You want something.  You really, really want it.  You deserve it, you are certain.  But you are one person and not omnipotent therefore you must get some kind of assistance to attain this thing.  Why should anyone help you?


Because you have put together a compelling argument for why: your intended goal has what positive benefit for them, will bring them closer to their own goal.  There has to be a tangible benefit for this person, very few of us are truly altruistic.


“If you need something from somebody, always give that person a way to hand it to you.”

Sue Monk Kidd, The Secret Life of Bees


The argument is compelling when you have centered it on whatever will compel your target helper to act.  Just for clarification – argument in this case does not resemble some tiff on a reality show; rather this is your reasoned proposal, an effort on your part to persuade action on the part of another to achieve your objective.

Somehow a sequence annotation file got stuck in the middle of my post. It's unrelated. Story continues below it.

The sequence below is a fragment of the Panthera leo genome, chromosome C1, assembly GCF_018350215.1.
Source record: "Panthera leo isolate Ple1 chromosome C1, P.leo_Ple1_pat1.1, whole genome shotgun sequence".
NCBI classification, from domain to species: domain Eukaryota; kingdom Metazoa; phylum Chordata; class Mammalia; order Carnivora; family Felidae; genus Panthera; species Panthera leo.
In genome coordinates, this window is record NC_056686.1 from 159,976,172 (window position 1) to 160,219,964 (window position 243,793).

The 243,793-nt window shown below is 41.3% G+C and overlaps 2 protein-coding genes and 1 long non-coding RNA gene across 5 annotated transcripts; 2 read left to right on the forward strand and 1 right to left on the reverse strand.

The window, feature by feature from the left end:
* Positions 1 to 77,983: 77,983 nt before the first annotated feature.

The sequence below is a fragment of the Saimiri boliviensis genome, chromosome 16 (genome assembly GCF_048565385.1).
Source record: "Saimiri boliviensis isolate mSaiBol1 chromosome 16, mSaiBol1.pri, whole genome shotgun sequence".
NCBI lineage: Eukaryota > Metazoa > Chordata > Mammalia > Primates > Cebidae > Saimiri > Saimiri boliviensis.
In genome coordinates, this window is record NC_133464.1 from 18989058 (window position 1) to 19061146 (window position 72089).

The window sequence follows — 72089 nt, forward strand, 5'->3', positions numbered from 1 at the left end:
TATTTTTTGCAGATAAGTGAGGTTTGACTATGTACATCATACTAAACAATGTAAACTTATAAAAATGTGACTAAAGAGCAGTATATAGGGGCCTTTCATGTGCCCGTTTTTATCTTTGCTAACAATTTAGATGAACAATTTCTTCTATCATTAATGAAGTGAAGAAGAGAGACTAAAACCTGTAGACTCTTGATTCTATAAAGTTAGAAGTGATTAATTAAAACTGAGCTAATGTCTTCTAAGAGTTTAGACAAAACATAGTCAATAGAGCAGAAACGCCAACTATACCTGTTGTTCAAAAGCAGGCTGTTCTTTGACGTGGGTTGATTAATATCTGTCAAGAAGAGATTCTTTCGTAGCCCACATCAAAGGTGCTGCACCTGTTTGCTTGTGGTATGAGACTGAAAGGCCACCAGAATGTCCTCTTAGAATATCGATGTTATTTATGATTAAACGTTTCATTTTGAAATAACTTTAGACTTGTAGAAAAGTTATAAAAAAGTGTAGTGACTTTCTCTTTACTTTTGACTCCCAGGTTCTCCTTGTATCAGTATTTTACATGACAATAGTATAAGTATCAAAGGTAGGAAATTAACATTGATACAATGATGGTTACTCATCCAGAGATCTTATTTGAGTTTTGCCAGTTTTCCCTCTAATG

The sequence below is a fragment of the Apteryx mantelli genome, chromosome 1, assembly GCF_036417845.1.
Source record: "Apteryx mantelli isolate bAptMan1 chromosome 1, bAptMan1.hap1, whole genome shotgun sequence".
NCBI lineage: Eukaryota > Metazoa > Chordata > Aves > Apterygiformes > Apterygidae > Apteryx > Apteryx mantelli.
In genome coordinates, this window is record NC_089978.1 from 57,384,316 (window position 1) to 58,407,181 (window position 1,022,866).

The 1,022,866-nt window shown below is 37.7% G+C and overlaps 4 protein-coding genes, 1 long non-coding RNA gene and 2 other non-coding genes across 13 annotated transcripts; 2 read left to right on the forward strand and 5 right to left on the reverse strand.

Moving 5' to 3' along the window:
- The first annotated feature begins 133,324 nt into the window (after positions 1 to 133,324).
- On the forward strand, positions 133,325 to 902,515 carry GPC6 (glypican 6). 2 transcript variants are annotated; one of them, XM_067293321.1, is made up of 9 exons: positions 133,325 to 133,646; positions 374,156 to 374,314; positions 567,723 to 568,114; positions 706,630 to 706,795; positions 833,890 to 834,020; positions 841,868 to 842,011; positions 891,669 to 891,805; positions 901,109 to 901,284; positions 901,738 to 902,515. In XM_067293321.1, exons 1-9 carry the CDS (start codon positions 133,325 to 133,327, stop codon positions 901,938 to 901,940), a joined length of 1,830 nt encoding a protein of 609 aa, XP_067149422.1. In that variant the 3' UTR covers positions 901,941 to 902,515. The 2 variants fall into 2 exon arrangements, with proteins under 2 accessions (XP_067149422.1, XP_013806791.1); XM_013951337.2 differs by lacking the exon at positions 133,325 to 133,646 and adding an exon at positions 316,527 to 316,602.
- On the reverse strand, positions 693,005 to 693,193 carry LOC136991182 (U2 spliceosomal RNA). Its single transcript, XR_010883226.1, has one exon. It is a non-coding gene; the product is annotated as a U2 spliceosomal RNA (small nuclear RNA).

“Obstacles cannot crush me.  Every obstacle yields to stern resolve.  He who is fixed to a star does not change his mind.”

~Leonardo Da Vinci


To succeed, it is usually best to make this argument from a positive perspective, not a negative one.  People prefer to think that they are moving toward something good not away from something unpleasant.  Also, it is important that you make it clear that you are taking the lion’s share of the responsibilities.  People are more likely to assist when they are not taking over the burden, just providing aid.  And be entirely ready for the next steps before you make your argument.  Once you have their attention, you don’t want to make them wait – they may just move on to their own next task and you will have lost your opportunity.


Good planning is part of good luck.


© 2013 Practical Business | Reasonable Expectations


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